General Motors is ending the run of its affordable EV to focus on electric truck production beginning next year.
The story wasn’t supposed to end this way.
General Motors (GM) – Get Free Report had high hopes for the Chevy Bolt, the automaker’s first fully electric vehicle to be built and sold on a large scale.
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“A new era in affordable, all-electric vehicles is here and the Chevy Bolt EV electric car is leading the charge,” the Chevrolet website proclaims.
Drivers were encouraged to “get behind the wheel and discover the power of all-electric.”
But it turns out that the Bolt will not be leading the charge after all, and will instead be heading off to vehicular Valhalla.
Cody Williams, senior manager, for communications at Chevy, said in a statement, that “when the Chevrolet Bolt EV launched, it was a huge technical achievement and the first affordable EV, which set in motion GM’s all-electric future.”
“As the company continues to grow it’s EV portfolio with the Ultium platform, and as construction continues at the Orion Township, MI, assembly plant in preparation for battery electric truck production beginning in 2024, Chevrolet confirmed Bolt EV and EUV production will end late this year.”
When GM’s Orion assembly plant reopens in 2024 and reaches full production capacity, jobs will nearly triple there and the company will be able to build 600,000 electric trucks each year, CEO Mary Barra said, according to a transcript of the April 25 earnings call.
Bulking Up Electric Trucks
“We’ll need this capacity because our trucks more than measure up to our customers’ expectation, and we’ll demonstrate that work and EV range are not mutually exclusive terms for Chevrolet and GMC trucks,” she said. “So stay tuned.”
Barra said GM delivered more than 20,000 EVs in the U.S. in the quarter, on the strength of record Bolt EV and EUV sales and rising Cadillac Lyriq deliveries.
GM is looking to phase out all gasoline and diesel vehicles from its lineup by 2035.
“Do you remember Insider’s article back from 2017 with this headline: ‘We just drove the all-electric Chevy Bolt — and Tesla is officially in trouble,’” a tweet from Best in Tesla read. “Well, GM is to end production of the Chevy Bolt later this year. So another Tesla killer getting killed.”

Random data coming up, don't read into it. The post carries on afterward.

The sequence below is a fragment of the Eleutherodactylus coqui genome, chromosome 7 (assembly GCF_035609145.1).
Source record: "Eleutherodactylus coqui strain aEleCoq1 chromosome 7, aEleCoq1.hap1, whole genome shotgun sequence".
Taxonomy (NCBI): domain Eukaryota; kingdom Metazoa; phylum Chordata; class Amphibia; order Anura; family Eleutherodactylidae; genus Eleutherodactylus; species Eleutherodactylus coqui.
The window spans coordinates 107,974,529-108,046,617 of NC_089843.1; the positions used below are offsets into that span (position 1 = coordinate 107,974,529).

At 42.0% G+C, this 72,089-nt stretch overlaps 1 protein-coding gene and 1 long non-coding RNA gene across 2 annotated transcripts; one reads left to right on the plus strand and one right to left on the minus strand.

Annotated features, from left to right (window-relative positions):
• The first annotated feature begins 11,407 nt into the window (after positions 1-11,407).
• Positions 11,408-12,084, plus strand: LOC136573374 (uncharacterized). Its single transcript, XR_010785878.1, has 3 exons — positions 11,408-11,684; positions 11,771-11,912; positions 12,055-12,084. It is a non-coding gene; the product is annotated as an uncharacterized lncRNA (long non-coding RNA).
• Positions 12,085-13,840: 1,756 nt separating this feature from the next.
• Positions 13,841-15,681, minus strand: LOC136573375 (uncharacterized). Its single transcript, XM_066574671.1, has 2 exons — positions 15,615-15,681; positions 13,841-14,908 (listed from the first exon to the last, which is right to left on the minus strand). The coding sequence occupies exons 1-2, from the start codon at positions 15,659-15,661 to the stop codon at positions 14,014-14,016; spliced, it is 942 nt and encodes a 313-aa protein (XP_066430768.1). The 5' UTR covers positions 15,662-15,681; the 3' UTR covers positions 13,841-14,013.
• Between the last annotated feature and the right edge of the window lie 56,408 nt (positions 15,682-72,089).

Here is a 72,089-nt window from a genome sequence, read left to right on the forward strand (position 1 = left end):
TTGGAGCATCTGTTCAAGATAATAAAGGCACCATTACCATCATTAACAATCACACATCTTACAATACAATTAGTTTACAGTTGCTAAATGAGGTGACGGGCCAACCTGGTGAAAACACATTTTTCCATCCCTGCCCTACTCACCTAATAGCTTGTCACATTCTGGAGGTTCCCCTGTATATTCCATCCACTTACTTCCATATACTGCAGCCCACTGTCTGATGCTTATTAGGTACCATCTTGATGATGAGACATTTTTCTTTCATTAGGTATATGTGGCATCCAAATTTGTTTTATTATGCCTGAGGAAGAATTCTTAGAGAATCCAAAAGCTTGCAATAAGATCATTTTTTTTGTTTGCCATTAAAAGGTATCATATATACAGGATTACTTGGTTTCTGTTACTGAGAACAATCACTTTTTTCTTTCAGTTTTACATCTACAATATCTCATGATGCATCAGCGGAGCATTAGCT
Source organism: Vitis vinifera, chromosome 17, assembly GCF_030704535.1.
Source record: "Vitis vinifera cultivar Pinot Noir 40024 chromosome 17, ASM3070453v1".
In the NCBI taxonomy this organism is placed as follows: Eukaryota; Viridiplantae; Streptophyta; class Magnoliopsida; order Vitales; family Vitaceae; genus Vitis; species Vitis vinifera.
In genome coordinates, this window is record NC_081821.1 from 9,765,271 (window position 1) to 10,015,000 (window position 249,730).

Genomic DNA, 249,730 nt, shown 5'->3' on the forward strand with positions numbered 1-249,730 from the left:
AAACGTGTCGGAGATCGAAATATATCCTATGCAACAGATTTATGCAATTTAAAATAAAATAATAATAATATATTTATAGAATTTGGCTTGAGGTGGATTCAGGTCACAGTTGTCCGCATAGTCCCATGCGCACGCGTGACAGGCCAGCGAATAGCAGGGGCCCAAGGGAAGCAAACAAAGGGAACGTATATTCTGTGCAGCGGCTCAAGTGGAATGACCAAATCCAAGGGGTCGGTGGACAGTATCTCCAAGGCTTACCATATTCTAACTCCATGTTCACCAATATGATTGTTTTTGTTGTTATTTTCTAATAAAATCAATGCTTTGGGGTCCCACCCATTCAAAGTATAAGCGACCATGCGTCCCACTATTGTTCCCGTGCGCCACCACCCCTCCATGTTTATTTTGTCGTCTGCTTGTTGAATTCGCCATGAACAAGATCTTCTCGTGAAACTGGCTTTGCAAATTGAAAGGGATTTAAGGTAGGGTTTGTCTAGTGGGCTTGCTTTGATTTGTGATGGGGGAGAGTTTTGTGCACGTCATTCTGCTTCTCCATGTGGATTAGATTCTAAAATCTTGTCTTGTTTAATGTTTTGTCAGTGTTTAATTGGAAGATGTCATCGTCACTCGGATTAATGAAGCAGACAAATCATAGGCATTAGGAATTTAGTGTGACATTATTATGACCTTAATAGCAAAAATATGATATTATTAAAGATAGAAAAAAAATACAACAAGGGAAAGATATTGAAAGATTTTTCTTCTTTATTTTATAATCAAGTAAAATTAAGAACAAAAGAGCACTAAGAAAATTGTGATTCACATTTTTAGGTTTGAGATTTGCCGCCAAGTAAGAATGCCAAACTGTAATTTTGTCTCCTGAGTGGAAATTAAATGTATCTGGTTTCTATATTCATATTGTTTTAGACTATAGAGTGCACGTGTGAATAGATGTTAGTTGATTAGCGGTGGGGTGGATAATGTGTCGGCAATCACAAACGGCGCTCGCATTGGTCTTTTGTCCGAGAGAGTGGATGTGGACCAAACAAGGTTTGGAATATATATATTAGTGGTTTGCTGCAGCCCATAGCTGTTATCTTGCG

“Sorry little Bolt, you have been weighed, measured and found wanting. R.I.P.,” the tweet said.
The Bolt is the least expensive electric vehicle sold in America and is one of a handful of EVs that still qualifies for the $7,500 federal EV tax credit after new, more stringent rules went into effect on April 18.
The car’s impending demise did not still well with several people on social media.
“This is sooooooo frustrating.” 408Nate tweeted, along with an image of Chevy Bolt tombstone. “Really wanted my next car to be 1) made in America and 2) not an SUV and 3) under $30k.”
“GM is killing off the Chevy Bolt and retooling its factory to produce electric trucks,” David Zipper tweeted. “In one fell swoop, a step backward for road safety, emissions mitigation, and EV affordability.”
“So we’re canceling the only real affordable EV on the market, huh?” E.W. Niedermeyer tweeted. “And we’re retooling the line for electric trucks, huh? Great, fantastic, then let’s just dispense with the idea that EVs are more than just a posturing trend for the wealthy.”
Released in 2017, the Bolt was the U.S. second best-selling plug-in car for that year after the much more expensive Tesla (TSLA) – Get Free Report Model S.
The Bolt was named the 2017 Motor Trend Car of the Year, the 2017 North American Car of the Year, an Automobile magazine 2017 All Star, and was listed in Time magazine’s Best 25 Inventions of 2016.
The Bolt was preceded by the Chevrolet Volt — a plug-in hybrid that GM ended production in 2019.
But the Bolt also had some serious problems. The vehicle was recalled several times due to concerns over the battery pack spontaneously catching fire.
In August 2021, GM issued a statement advising owners to park in open areas, at least 50 feet away from other vehicles, due to the possibility of the battery pack catching fire.
Last year, GM launched an ad campaign in an effort to win back motorists.
The Bolt was also the first vehicle to be underpinned by the BEV2 platform, which designed specifically for small electric vehicles.
GM has shifted to its Ultium battery architecture for its next-generation EVs that is being used in such vehicles as the GMC Hummer EV and the Cadillac Lyric.
The Bolt is going out on something of a high note, however.
The automaker said it would raise Bolt production for global markets to more than 70,000 in 2023 from about 44,000 vehicles this year. Bolt sales in 2021 hit a record annual high of 24,828 vehicles.
“That’s too bad,” Jay Sit tweeted. “It’s a great EV for the price.”
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